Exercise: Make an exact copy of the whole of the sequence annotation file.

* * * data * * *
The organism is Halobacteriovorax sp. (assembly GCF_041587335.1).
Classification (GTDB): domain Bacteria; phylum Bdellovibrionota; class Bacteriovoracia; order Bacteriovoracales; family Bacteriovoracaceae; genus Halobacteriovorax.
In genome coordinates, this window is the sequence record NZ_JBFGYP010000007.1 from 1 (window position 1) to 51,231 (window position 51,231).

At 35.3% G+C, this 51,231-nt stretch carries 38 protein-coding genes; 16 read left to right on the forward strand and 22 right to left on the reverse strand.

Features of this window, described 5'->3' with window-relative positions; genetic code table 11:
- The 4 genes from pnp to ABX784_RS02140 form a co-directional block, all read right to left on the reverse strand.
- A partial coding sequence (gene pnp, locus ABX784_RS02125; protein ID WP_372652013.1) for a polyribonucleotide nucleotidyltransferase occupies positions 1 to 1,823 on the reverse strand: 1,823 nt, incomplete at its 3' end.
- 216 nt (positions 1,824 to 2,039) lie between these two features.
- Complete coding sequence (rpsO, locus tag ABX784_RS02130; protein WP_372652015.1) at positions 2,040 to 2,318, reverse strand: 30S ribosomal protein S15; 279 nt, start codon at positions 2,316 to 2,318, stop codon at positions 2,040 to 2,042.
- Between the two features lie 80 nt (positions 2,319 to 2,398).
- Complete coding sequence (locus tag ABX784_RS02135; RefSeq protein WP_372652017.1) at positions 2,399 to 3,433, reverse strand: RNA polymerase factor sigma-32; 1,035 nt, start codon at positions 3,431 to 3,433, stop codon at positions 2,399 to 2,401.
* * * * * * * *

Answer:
The organism is Halobacteriovorax sp. (assembly GCF_041587335.1).
Classification (GTDB): domain Bacteria; phylum Bdellovibrionota; class Bacteriovoracia; order Bacteriovoracales; family Bacteriovoracaceae; genus Halobacteriovorax.
In genome coordinates, this window is the sequence record NZ_JBFGYP010000007.1 from 1 (window position 1) to 51,231 (window position 51,231).

At 35.3% G+C, this 51,231-nt stretch carries 38 protein-coding genes; 16 read left to right on the forward strand and 22 right to left on the reverse strand.

Features of this window, described 5'->3' with window-relative positions; genetic code table 11:
- The 4 genes from pnp to ABX784_RS02140 form a co-directional block, all read right to left on the reverse strand.
- A partial coding sequence (gene pnp, locus ABX784_RS02125; protein ID WP_372652013.1) for a polyribonucleotide nucleotidyltransferase occupies positions 1 to 1,823 on the reverse strand: 1,823 nt, incomplete at its 3' end.
- 216 nt (positions 1,824 to 2,039) lie between these two features.
- Complete coding sequence (rpsO, locus tag ABX784_RS02130; protein WP_372652015.1) at positions 2,040 to 2,318, reverse strand: 30S ribosomal protein S15; 279 nt, start codon at positions 2,316 to 2,318, stop codon at positions 2,040 to 2,042.
- Between the two features lie 80 nt (positions 2,319 to 2,398).
- Complete coding sequence (locus tag ABX784_RS02135; RefSeq protein WP_372652017.1) at positions 2,399 to 3,433, reverse strand: RNA polymerase factor sigma-32; 1,035 nt, start codon at positions 3,431 to 3,433, stop codon at positions 2,399 to 2,401.